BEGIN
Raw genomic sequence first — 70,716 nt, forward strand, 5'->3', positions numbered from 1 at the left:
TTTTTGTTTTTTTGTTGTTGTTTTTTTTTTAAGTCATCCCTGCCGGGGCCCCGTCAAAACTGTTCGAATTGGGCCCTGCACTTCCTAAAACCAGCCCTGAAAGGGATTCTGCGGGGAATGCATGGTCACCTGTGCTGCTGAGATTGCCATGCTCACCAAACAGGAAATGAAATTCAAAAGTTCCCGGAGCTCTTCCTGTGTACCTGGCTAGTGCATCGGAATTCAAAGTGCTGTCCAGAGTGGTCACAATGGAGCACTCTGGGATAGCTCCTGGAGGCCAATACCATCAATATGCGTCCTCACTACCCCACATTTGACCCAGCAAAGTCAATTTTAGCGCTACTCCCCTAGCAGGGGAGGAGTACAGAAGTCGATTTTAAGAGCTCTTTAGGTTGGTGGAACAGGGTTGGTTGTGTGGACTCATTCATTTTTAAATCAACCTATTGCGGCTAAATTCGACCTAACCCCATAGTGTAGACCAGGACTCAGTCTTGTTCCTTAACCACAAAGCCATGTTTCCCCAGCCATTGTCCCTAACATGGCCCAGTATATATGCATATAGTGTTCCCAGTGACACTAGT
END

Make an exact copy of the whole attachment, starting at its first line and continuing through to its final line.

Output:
Raw genomic sequence first — 70,716 nt, forward strand, 5'->3', positions numbered from 1 at the left:
TTTTTGTTTTTTTGTTGTTGTTTTTTTTTTAAGTCATCCCTGCCGGGGCCCCGTCAAAACTGTTCGAATTGGGCCCTGCACTTCCTAAAACCAGCCCTGAAAGGGATTCTGCGGGGAATGCATGGTCACCTGTGCTGCTGAGATTGCCATGCTCACCAAACAGGAAATGAAATTCAAAAGTTCCCGGAGCTCTTCCTGTGTACCTGGCTAGTGCATCGGAATTCAAAGTGCTGTCCAGAGTGGTCACAATGGAGCACTCTGGGATAGCTCCTGGAGGCCAATACCATCAATATGCGTCCTCACTACCCCACATTTGACCCAGCAAAGTCAATTTTAGCGCTACTCCCCTAGCAGGGGAGGAGTACAGAAGTCGATTTTAAGAGCTCTTTAGGTTGGTGGAACAGGGTTGGTTGTGTGGACTCATTCATTTTTAAATCAACCTATTGCGGCTAAATTCGACCTAACCCCATAGTGTAGACCAGGACTCAGTCTTGTTCCTTAACCACAAAGCCATGTTTCCCCAGCCATTGTCCCTAACATGGCCCAGTATATATGCATATAGTGTTCCCAGTGACACTAGT